Turkey’s religious head embraces Alevis, atheists
Dr. Mehmet Görmez, the head of the Directorate General for Religious Affairs, said in a speech July 23 that Alevis and atheists should be able to express their beliefs or lack of belief. DHA photoDr. Mehmet Görmez, the head of the Directorate General for Religious Affairs, said in a speech July 23 that Alevis and atheists should be able to express their beliefs or lack of belief.
“Every human being who lives in Turkey should express the values of their religion freely without any discrimination,” Görmez said during a fast-breaking dinner in Ankara. “Both modern law and our belief system order us to do so.”
Alevi places of worship, “cemevis,” have long been denied official status as houses of worship by the state, but Görmez’s remarks hit a different tone.
“How members of a certain belief group describe themselves, wherever they gather to practice their religion, that’s how it should be evaluated,” Görmez said. “It is as valuable, as venerable as they see it.”
“Let’s leave Sunni citizens to live as Sunnis, Alevi citizens to live as Alevis and our atheist friends, if there are any, to live their lives according to their values. The controversial debates on theology will bring us only conflicts, nothing more. The function of sects throughout history should give believers a route to conduct their worship much better.”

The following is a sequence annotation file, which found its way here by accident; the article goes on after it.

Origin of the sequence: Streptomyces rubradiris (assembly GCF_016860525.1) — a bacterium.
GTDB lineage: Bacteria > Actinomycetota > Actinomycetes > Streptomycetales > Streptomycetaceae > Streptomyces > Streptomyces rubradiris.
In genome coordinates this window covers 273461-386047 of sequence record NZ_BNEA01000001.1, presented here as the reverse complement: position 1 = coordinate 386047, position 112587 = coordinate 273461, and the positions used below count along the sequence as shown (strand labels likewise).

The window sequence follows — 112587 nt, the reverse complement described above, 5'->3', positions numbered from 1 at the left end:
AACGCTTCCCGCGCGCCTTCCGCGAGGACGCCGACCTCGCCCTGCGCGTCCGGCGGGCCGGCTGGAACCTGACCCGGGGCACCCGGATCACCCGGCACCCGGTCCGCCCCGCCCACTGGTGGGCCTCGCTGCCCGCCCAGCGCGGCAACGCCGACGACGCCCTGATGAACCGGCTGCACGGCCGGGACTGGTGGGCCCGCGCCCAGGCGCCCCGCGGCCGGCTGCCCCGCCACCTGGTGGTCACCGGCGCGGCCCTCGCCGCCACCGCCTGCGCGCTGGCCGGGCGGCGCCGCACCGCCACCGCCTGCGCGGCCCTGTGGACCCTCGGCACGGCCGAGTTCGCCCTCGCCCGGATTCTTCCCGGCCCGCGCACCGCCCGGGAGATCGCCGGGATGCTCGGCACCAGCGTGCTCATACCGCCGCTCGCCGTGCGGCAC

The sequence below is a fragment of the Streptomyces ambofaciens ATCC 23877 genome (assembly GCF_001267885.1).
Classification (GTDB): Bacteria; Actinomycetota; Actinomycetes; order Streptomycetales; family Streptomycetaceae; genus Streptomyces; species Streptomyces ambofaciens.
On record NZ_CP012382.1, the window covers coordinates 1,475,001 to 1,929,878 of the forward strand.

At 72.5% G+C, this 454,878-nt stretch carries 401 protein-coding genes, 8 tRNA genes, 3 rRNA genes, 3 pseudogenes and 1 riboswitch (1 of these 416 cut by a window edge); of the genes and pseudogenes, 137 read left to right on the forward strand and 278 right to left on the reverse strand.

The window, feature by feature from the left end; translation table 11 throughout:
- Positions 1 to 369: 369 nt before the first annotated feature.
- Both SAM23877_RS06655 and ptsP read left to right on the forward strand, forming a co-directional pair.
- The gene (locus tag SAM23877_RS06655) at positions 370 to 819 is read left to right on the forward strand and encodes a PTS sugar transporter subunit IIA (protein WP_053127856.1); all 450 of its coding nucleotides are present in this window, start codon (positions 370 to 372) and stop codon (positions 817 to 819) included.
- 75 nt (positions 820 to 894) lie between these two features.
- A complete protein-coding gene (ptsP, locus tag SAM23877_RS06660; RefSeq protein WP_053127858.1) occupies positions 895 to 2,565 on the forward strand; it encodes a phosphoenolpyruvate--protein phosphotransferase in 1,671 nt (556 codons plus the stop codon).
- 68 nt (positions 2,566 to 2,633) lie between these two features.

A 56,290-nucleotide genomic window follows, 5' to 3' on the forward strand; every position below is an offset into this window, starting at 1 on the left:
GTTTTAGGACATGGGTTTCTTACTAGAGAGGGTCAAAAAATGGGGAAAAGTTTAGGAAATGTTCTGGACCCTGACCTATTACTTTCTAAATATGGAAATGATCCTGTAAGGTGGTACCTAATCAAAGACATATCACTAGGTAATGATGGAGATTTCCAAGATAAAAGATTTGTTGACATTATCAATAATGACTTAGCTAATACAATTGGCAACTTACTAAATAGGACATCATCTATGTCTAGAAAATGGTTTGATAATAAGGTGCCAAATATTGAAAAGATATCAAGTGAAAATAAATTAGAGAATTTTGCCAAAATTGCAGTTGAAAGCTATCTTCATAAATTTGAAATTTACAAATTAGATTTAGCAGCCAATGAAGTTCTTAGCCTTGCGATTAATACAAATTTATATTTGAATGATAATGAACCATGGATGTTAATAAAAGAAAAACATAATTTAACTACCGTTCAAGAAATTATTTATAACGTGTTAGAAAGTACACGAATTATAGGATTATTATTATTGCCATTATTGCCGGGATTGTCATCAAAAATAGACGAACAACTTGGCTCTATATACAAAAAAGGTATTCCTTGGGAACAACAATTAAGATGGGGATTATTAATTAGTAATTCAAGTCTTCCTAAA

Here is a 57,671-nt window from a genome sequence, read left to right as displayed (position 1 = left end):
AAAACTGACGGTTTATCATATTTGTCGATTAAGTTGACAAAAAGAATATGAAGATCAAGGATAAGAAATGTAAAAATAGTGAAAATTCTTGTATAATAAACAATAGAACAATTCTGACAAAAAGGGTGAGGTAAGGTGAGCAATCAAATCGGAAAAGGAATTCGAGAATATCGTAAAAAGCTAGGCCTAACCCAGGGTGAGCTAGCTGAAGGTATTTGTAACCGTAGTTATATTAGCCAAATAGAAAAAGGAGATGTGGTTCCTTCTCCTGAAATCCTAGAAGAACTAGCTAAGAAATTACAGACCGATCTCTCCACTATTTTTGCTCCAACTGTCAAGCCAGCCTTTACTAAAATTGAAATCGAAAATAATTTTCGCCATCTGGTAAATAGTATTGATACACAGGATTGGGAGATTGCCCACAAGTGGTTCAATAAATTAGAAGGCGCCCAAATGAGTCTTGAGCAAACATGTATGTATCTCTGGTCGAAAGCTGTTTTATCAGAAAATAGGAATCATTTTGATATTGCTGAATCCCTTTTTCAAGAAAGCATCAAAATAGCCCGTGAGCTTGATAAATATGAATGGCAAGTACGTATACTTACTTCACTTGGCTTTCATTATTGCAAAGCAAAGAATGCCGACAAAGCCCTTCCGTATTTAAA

Also, he mentioned nonbelievers, saying there was no compulsion to religion in the Quran.
“The Quran always gives people a choice whether to believe it or not. If someone decides to deny the Quran, it won’t be appropriate for me, as a religious man, to deny his thought; God already gave everyone this option,” Görmez said, adding that denying God doesn’t mean saying offensive things and exercising the freedom of speech harshly.
Görmez also touched upon the Gezi Park events, which have turned into nationwide antigovernment rallies after a police crackdown on a sit-in against a controversial city center renovation plan, referring the immediate medical response in Istanbul’s Dolmabahçe Mosque during the protests when the Turkish police used excessive force on the protesters.
He said if an injured man desperately enters a sanctuary, he is considered a belonging of God, no matter what his fault, religion or color.
“Actually, we divided ‘wrong’ and ‘innocence’ into two. No Muslim could acknowledge what really happened in the mosque that night. I wish I were blind, not to see that.” Görmez told the community, adding that he did not know any other public institution with such a strong connection to civil society.